J Med Internet Res. 2022 May 10;24(5):e31810. doi: 10.2196/31810.
BACKGROUND: Symptom checkers are digital tools assisting laypersons in self-assessing the urgency and potential causes of their medical complaints. They are widely used but face concerns from both patients and health care professionals, especially regarding their accuracy. A 2015 landmark study substantiated these concerns using case vignettes to demonstrate that symptom checkers commonly err in their triage assessment.
OBJECTIVE: This study aims to revisit the landmark index study to investigate whether and how symptom checkers’ capabilities have evolved since 2015 and how they currently compare with laypersons’ stand-alone triage appraisal.
METHODS: In early 2020, we searched for smartphone and web-based applications providing triage advice. We evaluated these apps on the same 45 case vignettes as the index study. Using descriptive statistics, we compared our findings with those of the index study and with publicly available data on laypersons’ triage capability.
RESULTS: We retrieved 22 symptom checkers providing triage advice. The median triage accuracy in 2020 (55.8%, IQR 15.1%) was close to that in 2015 (59.1%, IQR 15.5%). The apps in 2020 were less risk averse (odds 1.11:1, the ratio of overtriage errors to undertriage errors) than those in 2015 (odds 2.82:1), missing >40% of emergencies. Few apps outperformed laypersons in either deciding whether emergency care was required or whether self-care was sufficient. No apps outperformed the laypersons on both decisions.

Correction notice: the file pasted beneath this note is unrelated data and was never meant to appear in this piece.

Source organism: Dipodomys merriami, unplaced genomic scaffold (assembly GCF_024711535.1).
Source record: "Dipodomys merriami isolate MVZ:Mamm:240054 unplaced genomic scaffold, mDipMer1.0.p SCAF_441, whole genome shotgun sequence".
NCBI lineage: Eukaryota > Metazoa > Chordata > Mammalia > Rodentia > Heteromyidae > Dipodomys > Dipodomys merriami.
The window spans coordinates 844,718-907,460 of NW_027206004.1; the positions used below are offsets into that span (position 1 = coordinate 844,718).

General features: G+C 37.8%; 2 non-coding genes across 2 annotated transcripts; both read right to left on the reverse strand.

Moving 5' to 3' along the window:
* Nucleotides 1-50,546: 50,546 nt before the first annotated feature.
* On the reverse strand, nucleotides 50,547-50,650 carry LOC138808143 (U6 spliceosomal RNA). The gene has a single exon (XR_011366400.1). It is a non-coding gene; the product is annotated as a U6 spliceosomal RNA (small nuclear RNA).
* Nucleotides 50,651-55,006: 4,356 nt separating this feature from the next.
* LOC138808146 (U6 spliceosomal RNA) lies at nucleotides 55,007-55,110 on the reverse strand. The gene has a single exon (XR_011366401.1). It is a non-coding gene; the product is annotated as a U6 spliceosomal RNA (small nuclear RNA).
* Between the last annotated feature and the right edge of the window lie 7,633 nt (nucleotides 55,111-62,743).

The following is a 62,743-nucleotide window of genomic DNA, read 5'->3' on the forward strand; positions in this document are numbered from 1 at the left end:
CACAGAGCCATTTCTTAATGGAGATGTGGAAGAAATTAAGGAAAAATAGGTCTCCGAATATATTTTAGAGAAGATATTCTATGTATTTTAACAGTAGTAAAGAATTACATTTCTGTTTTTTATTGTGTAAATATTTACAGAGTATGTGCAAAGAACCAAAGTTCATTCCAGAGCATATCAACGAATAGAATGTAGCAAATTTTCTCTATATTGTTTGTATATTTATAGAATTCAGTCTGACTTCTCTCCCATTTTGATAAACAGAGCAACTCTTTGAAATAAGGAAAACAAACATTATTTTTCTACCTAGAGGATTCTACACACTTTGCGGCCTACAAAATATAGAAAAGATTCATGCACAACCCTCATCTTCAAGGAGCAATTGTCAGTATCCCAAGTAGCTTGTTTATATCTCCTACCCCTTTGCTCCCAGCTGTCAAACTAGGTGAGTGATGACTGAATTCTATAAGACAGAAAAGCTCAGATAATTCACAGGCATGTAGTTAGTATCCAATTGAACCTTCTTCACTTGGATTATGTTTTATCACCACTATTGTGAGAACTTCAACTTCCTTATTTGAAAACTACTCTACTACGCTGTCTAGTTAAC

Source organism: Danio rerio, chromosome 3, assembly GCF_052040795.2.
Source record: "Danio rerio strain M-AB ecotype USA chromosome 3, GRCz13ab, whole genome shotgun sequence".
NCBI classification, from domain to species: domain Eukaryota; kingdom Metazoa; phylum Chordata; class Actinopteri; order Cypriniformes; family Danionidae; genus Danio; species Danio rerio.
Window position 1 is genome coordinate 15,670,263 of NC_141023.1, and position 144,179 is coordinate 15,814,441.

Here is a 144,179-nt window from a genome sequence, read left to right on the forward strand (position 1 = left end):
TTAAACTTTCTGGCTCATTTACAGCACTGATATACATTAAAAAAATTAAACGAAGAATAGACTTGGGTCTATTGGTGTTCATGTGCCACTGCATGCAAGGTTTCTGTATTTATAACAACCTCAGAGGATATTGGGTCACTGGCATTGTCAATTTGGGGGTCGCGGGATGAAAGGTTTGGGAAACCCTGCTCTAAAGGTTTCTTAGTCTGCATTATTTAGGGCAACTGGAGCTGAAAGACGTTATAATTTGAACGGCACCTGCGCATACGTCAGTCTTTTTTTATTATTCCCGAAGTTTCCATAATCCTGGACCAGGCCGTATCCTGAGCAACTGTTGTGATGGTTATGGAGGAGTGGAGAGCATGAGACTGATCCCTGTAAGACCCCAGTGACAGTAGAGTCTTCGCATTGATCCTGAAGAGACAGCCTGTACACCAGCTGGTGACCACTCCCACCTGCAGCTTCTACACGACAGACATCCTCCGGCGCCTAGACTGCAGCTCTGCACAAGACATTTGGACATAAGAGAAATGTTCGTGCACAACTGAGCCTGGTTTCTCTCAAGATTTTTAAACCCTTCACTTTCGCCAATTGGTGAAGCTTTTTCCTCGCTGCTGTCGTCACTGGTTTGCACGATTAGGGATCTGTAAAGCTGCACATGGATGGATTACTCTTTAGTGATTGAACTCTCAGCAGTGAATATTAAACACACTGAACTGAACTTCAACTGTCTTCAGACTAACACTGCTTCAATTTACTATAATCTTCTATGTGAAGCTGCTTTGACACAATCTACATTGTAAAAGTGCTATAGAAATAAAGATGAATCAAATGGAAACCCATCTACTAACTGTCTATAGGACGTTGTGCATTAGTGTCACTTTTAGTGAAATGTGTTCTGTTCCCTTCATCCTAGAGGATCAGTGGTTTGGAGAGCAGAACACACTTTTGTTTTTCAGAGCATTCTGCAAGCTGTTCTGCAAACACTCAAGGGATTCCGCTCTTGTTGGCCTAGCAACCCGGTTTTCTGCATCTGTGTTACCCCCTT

CONCLUSIONS: Triage performance of symptom checkers has, on average, not improved over the course of 5 years. It decreased in 2 use cases (advice on when emergency care is required and when no health care is needed for the moment). However, triage capability varies widely within the sample of symptom checkers. Whether it is beneficial to seek advice from symptom checkers depends on the app chosen and on the specific question to be answered. Future research should develop resources (eg, case vignette repositories) to audit the capabilities of symptom checkers continuously and independently and provide guidance on when and to whom they should be recommended.